If you do not
believe me, then ask the Australians for permission to reproduce the original
score sheet and you will then see that the count-back rules were incorrectly
interpreted. Britain's Thelma Hopkins was also third, not second equal.
sixth or last, we join Miss Larking's other devoted fans in thanking Track
Expert McWhirter (co-editor of the authoritative English magazine Athletic
World) for providing us with up-to-the-minute information about her. Add to it
the news, reported in Swedish papers, that she turned down offers from movie
talent scouts made after her picture appeared in SPORTS ILLUSTRATED.—ED.
SIGN HIM UP
Amidst all the rather heavy bow-taking that has gone on in the last couple of
issues (SI wins the world's heavyweight championship, SI wins gold medal for
Hungary) comes much refreshing sports reporting. The result of your excellent
literature (despite the sometimes overbearing presentation) is a pretty
high-grade following. This is best illustrated by your 19TH HOLE section. The
writing here is ofttimes as good as that produced by paid contributors. The
letters of Dec. 17 were great. The response by Martha Tunstall was fine, but
Ron Clynch produced a gem. Agree or not, you must admire the way he says it.
I'd hire that boy!
FRED F. WAGNER
ILLUSTRATED admires the prose style of both Miss Tunstall (who told fellow
hot-stove leaguers that Pittsburgh wouldn't trade Virdon and Friend for
"the whole Dodger team") and Mr. Clynch (who objected to the inclusion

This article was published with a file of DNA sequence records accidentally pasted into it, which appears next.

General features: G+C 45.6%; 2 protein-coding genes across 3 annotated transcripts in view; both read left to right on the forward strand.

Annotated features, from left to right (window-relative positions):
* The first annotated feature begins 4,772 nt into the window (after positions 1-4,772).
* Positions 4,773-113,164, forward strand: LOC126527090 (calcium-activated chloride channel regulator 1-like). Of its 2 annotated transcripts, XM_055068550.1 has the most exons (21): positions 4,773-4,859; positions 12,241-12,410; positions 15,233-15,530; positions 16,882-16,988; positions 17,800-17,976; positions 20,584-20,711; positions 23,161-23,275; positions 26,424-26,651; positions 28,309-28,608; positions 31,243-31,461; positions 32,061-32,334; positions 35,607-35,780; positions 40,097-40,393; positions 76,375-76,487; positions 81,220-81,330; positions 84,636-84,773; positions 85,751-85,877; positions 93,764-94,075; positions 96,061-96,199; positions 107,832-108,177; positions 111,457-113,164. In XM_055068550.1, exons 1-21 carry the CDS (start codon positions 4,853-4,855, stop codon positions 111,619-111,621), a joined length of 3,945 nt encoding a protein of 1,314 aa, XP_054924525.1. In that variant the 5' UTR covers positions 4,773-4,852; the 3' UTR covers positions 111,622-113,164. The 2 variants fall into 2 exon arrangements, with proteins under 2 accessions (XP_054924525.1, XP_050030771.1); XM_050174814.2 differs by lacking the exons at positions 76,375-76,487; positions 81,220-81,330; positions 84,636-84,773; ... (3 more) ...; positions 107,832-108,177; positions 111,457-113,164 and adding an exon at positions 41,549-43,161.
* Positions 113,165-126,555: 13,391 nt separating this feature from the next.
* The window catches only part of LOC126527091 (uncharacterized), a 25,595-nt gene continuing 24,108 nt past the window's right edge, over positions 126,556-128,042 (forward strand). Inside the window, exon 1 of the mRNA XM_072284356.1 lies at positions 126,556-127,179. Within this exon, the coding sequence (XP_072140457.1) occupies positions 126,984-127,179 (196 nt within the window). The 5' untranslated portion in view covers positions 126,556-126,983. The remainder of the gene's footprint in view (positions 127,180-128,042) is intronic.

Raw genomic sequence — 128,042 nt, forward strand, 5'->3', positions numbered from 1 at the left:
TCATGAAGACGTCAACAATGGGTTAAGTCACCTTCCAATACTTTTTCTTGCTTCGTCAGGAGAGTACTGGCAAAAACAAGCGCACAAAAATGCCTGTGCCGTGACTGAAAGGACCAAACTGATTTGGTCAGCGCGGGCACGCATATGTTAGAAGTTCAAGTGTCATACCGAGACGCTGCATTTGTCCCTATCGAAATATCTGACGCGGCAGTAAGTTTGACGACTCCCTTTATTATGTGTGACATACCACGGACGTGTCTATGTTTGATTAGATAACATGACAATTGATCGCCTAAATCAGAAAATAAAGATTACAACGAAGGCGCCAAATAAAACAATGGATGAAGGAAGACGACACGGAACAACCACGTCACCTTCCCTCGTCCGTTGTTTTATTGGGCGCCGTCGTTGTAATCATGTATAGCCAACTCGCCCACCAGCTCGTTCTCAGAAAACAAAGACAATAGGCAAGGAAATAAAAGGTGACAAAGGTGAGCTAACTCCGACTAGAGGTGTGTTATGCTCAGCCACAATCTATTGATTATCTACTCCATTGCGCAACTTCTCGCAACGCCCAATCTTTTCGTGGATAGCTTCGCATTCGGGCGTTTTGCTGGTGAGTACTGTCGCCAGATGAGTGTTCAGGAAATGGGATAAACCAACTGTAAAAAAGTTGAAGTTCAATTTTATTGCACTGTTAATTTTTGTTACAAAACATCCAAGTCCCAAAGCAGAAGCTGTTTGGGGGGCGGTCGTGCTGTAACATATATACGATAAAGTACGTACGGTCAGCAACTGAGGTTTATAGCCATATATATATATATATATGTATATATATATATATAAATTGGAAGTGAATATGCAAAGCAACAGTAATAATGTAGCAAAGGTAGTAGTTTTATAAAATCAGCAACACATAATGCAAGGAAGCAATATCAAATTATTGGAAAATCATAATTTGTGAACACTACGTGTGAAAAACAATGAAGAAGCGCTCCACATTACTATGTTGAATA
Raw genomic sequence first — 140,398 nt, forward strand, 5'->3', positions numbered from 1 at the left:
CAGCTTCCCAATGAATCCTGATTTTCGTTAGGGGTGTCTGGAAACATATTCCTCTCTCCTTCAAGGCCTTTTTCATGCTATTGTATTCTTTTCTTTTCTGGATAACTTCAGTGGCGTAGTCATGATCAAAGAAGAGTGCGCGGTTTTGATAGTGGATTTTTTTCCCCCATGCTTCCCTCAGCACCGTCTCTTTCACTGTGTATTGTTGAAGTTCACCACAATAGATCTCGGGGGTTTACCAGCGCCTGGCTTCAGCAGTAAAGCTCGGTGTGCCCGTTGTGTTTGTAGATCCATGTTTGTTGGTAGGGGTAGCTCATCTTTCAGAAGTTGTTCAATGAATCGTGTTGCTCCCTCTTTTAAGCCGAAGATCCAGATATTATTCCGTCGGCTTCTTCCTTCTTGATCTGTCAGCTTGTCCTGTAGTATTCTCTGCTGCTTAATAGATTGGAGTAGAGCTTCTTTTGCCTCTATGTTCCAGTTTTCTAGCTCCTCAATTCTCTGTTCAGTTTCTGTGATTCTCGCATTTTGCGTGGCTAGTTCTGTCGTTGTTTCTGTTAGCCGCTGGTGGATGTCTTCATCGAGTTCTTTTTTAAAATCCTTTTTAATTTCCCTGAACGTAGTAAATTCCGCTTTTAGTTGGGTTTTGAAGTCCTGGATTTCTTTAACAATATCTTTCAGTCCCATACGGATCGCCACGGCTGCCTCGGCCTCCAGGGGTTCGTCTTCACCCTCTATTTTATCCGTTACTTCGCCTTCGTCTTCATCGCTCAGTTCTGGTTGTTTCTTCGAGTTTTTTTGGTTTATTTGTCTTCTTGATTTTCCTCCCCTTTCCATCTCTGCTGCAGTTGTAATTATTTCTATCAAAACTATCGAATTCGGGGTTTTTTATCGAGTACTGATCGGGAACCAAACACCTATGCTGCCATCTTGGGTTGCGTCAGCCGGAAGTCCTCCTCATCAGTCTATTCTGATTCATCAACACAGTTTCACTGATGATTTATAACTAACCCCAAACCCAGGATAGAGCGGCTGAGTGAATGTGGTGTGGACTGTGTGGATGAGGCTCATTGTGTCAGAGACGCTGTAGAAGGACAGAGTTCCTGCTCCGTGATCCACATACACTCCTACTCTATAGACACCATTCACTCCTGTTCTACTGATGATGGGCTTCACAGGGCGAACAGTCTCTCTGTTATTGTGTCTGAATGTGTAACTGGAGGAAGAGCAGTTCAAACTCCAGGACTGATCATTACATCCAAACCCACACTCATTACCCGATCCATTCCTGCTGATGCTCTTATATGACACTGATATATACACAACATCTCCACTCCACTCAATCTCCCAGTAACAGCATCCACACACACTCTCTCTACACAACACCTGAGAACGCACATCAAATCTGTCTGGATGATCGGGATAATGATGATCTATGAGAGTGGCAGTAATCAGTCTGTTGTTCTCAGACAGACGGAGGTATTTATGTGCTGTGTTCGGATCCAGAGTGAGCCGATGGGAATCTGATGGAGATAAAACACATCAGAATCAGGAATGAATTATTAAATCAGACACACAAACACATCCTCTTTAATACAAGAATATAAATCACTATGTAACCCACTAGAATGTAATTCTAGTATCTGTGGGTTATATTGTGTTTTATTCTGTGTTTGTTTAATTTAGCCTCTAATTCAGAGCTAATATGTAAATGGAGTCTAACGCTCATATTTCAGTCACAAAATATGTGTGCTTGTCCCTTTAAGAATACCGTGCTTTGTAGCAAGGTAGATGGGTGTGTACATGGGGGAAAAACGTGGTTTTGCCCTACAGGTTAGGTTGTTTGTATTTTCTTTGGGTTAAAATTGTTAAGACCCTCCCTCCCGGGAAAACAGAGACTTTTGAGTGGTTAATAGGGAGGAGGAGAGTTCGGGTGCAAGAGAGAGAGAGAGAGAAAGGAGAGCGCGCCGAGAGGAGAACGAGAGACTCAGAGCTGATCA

of Yale on the 11 best elevens) and encourages them to continue reading with
pen in hand.—ED.
Jimmy Jemail's HOTBOX question (SI, Dec. 17) was very explicit: "What sport
do you think is the best body developer?" Answers ranged from a somewhat
ridiculous "football" to an obviously absurd "baseball," with
occasional tangents about football's developing the morals and the mind.
has unfortunately signed its own popularity death warrant. It's not a spectator
sport. It is plagued with eccentric people who display their bodies as some of
the more sedentary athletes display their golf game or bridge prowess. The
overwhelming majority of Americans naturally object to a sport which acutely
reminds them of what their shoulder pads are concealing.
With each succeeding reply to Jimmy Jemail's query, I became more
Not one mention
was made of handball. Will anyone deny it is a marvelous conditioner,
outstanding competitive sport? And handball can be any man's carry-over
activity after school days.
ROBERT W. KENDLER
United States Handball Association
What about cycling as a body conditioner? It is the toughest of all real
sports. But Americans so much prefer to watch exhibitions and shows like
wrestling and baseball that even such a great competitive event as the six-day
bicycle race has had to fold. It's very simple: the sport is too strenuous and
there is no room for aspiring pros.
National City, Calif.
views are shared by at least one other American. President Eisenhower
"expressed particular interest" in bicycle riding as a means of keeping
young Americans fit, according to Press Secretary Murray Snyder. In late
December the President and Vice-President Nixon conferred on plans for
promoting cycling and gymnastics among youths and discussed setting up pilot
programs in three cities to test response to the sports.—ED.